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date: 11 December 2019

Abstract and Keywords

In this chapter, we examine how the self both creates and results from experience—both its high points and low points. At a metatheoretical level, we consider how social and personality psychologists typically conceive of and study the self, drawing on the topic of self-esteem to illustrate typical views of the self as dispositional characteristics of persons, the product of situations, or the interaction between them. This person × situation framework has stimulated a great deal of research and had considerable heuristic value for social and personality psychologists who study the self and identity. However, because it views both the person and the situation as static rather than the result of dynamic processes, it fails to account for how people and situations mutually create each other in a process that unfolds over time. Through dynamic processes of reciprocal influence between persons and situations, self and identity can change surprisingly rapidly—change sustained by the situations people create for themselves over time. We consider methodological approaches in personality and social psychology to test these dynamic models of self and identity.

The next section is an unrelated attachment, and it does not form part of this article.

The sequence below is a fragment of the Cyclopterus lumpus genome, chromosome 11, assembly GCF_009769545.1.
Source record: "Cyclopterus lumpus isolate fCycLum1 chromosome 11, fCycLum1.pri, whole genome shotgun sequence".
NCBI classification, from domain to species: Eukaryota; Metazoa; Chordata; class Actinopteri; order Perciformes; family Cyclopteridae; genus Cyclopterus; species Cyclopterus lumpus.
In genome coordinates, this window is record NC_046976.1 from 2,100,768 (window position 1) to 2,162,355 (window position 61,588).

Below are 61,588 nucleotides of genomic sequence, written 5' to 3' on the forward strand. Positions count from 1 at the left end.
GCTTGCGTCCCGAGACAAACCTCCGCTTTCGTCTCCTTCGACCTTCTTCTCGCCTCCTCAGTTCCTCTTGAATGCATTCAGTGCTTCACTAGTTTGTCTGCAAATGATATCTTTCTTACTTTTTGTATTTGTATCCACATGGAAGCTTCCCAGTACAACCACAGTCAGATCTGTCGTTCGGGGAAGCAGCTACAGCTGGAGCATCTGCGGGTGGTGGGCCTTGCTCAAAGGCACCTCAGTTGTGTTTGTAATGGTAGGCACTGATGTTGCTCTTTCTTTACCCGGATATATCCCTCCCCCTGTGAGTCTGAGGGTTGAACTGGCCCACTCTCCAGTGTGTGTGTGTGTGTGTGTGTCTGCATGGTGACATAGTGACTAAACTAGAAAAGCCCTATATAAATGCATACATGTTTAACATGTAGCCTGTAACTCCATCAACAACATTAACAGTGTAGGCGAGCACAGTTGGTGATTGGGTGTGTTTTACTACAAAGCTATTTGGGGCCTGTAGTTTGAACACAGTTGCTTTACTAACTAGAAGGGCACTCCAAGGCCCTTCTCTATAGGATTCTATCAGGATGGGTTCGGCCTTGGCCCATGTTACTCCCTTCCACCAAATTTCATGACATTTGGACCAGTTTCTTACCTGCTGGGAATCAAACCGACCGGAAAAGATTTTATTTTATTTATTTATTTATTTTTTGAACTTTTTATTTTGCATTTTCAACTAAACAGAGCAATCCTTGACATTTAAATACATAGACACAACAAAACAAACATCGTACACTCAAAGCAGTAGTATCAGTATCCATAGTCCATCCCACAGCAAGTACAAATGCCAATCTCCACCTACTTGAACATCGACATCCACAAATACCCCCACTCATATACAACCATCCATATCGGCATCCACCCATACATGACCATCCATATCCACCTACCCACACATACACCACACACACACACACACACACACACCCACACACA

Keywords: self-esteem, relationships, goals, motives, contingencies, self-transcendence, compassion

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